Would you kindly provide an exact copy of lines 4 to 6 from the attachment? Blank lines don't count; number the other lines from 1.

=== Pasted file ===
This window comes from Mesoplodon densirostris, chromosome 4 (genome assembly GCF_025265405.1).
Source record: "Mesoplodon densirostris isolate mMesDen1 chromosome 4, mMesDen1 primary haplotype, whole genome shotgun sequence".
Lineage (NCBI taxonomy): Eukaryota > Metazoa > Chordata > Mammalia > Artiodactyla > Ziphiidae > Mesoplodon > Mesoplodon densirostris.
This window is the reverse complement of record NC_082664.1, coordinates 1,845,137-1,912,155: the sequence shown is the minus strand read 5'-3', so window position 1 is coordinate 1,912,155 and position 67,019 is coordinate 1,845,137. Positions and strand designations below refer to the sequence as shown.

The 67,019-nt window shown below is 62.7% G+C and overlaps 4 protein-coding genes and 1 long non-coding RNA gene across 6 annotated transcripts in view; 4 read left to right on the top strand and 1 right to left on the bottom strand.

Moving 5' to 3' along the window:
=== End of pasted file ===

This window is the reverse complement of record NC_082664.1, coordinates 1,845,137-1,912,155: the sequence shown is the minus strand read 5'-3', so window position 1 is coordinate 1,912,155 and position 67,019 is coordinate 1,845,137. Positions and strand designations below refer to the sequence as shown.

The 67,019-nt window shown below is 62.7% G+C and overlaps 4 protein-coding genes and 1 long non-coding RNA gene across 6 annotated transcripts in view; 4 read left to right on the top strand and 1 right to left on the bottom strand.

Moving 5' to 3' along the window: